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Birdwing Field Guide To Indian Moths

Purva Variyar reviews Birdwing Field Guide to Indian Moths by Dr. V. Shubhalaxmi.

Book Details

Birdwing Field Guide to Indian Moths
By Dr. V. Shubhalaxmi
Published by Birdwing Publishers
Paperback; 461 pages;
Price: Rs. 3,500/-

When a twig is not a twig,
a leaf is not a leaf, and a flower
not a flower… behold, it’s a moth!

Our lack of interest and information on these splendid creatures is depriving us of the chance to learn about their fascinating existence. Dr. V. Shubhalaxmi – fondly known as the Moth lady – has been salvaging this predicament for over two decades now. Her latest effort is in the form of this book, an user-friendly field guide to the moths of India.

More than just identification, the book touches on moth behaviour, anatomy, ecology, food and diet, and goes on to introduce the reader to the exciting hobby of moth-watching. This is followed by a chapter that offers advice on ‘moth photography’ and simple suggestions on how amateurs can help fill the data-deficiency gap. The language, tone and vibe of the book is welcoming and simple enough for even a non-mothing enthusiast to get enthusiastic about these critters.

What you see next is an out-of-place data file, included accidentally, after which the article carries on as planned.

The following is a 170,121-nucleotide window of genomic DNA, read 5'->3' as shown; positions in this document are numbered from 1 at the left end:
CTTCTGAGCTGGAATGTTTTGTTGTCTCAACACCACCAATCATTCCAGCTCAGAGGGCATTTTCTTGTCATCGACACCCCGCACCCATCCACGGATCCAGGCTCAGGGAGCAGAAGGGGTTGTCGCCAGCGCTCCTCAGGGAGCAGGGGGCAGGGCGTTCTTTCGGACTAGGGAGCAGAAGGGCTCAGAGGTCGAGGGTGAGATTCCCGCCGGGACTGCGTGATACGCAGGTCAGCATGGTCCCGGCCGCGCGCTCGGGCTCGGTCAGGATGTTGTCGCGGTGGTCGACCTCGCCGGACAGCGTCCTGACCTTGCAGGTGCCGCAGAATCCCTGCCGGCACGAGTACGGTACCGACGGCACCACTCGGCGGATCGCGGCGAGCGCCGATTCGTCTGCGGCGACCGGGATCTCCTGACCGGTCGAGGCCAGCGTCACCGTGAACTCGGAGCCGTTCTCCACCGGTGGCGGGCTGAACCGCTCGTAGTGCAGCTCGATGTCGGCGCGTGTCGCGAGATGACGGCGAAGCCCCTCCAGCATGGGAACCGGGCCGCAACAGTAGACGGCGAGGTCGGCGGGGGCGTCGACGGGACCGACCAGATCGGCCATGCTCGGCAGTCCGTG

After a hiatus of almost a century, this field guide caters to an unrealised need. Well researched, informative and studded with quality images of nearly 800 species of moths, the book is a great addition to natural history documentation. As Isaac Kehimkar, renowned butterfly expert, rightly points out in the foreword, “Writing about moths is actually searching in the dark where references on certain groups do not exist, but Shubha has successfully managed to collect and use much-needed information, especially on their ecology, plus she worked very tenaciously all through the nights during her studies and often alone at the study sites.” My only bone of contention is the lack of a navigation system to identify a moth, the way most good bird guides do. As a complete novice in the field of moths, it would have made a world of difference to have had a set of stepwise instructions on how to correctly identify unfamiliar moths.

All in all, the Birdwing Field Guide to Indian Moths is a must buy. It has already triggered my curiosity and urge to engage in moth watching and learning. This book is a significant step towards initiating and building interest in moths, the first step towards winning support for their conservation.

First publshed in: Sanctuary Asia, Vol. XXXVIII No. 8, August 2018.

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